One of the many roles of the 21st century teacher librarian (TL) is implementing a Guided Inquiry (GI) approach along side classroom teachers. TLs initiate, implement, collaborate, perform, and assess, as well as many other juicy verbs, in this role.
What is it?
Guided Inquiry consists of a team (teacher, TL and other expert or professional) guiding students through curriculum based inquiry units with monitored targeted intervention which gradually build students’ deep knowledge and deep understanding, as well as independence and ownership (Todd, Kuhlthau, & Heinstrom, 2005, p.8). GI is based on Kuhlthau’s (2004) extensive research into the Information Search Process (ISP) and is a constructivist approach to learning, both of which are highly emphasised in 21st century pedagogy. The ISP consists of seven stages – Initiation, Selection, Exploration, Formulation, Collection, Presentation, and Assessment. In working through the stages, which is often not a linear progression (Thomas, Crow, & Franklin, 2011, p.38), students’ feelings, thoughts and actions vary greatly and teachers and TLs can intervene depending on the individual students’ needs, thus giving the name ‘guided’ inquiry.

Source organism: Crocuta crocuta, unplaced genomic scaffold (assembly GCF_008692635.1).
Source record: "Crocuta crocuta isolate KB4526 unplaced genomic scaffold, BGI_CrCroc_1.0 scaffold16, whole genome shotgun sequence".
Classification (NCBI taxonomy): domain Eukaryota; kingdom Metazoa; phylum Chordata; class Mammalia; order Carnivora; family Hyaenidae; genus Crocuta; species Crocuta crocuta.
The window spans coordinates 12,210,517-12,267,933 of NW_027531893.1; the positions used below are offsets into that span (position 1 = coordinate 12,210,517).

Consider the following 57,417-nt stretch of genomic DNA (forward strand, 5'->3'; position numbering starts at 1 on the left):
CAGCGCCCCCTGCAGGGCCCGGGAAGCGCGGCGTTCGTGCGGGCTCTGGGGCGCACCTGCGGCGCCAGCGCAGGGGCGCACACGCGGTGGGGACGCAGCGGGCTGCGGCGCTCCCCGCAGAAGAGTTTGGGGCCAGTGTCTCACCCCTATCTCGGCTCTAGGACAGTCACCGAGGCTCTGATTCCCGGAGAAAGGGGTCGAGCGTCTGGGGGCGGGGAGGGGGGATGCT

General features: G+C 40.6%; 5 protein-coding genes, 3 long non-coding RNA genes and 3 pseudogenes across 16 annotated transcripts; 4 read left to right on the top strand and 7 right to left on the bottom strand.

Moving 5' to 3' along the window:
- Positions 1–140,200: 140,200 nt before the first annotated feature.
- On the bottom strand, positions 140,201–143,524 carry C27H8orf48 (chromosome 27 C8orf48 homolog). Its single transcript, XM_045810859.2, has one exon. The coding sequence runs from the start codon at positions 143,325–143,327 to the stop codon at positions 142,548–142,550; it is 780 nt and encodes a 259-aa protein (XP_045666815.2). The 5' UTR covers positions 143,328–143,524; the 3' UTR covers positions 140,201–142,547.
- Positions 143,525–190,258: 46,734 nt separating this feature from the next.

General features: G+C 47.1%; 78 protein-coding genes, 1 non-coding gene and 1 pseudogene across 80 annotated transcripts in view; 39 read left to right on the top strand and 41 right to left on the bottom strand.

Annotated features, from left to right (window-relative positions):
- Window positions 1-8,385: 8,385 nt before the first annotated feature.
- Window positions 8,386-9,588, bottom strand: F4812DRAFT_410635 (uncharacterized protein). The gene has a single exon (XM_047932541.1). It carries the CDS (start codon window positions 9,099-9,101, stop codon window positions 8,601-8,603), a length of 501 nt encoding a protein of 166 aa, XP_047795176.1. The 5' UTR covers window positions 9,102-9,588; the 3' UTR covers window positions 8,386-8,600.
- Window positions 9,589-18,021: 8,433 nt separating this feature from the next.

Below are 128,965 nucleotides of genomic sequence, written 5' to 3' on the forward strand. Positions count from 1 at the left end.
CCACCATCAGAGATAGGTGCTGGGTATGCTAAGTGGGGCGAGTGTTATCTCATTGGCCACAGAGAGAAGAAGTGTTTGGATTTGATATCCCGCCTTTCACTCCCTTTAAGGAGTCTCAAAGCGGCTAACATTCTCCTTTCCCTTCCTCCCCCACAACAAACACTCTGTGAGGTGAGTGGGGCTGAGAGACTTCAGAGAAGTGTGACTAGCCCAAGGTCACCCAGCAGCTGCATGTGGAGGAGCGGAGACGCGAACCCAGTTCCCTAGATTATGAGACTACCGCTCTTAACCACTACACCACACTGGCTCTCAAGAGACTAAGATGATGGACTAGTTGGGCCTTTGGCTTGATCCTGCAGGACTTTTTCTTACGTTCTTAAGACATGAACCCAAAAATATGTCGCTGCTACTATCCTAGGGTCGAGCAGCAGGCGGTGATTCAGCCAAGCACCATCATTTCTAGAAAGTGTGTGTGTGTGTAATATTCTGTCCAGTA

Why implement it?
The Australian Library and Information Association (ALIA) and Australian School Library Association (ASLA) identified in their Statement on guided inquiry and the curriculum policy that the adoption of GI “helps students to construct meaning, think creatively and solve problems” (2009) and fosters engagement and reflection throughout the learning process. Higher order thinking, social interaction and collaboration also contribute to learning and the development of lifelong learning skills (ALIA/ASLA, 2009).
What is the TL’s role in GI?
In schools that haven’t already adopted a GI approach, the TL is often the initiator for its adoption in schools and must ensure it is woven into the fabric of the school learning environment, not simply seen as an “add-on or slightly peculiar librarian thing” (Fitzgerald, 2011, p.40). After it is adopted and collaboration has taken place alongside a classroom teacher, the TL provides information-learning knowledge on how students seek and use information through expertise in the Information Search Process (Todd et al., 2005, p. 12). Integrating this information knowledge with the classroom teacher’s curriculum knowledge ensures the development of meaningful inquiry units and skills integration. Kuhlthau & Maniotes (2010) recommend the TL be apart of the “core team” (p.19), along with the classroom teacher and one other member with expertise, and be present “from beginning of planning (conception) to end reflection (completion)” (p.19).
Example in practice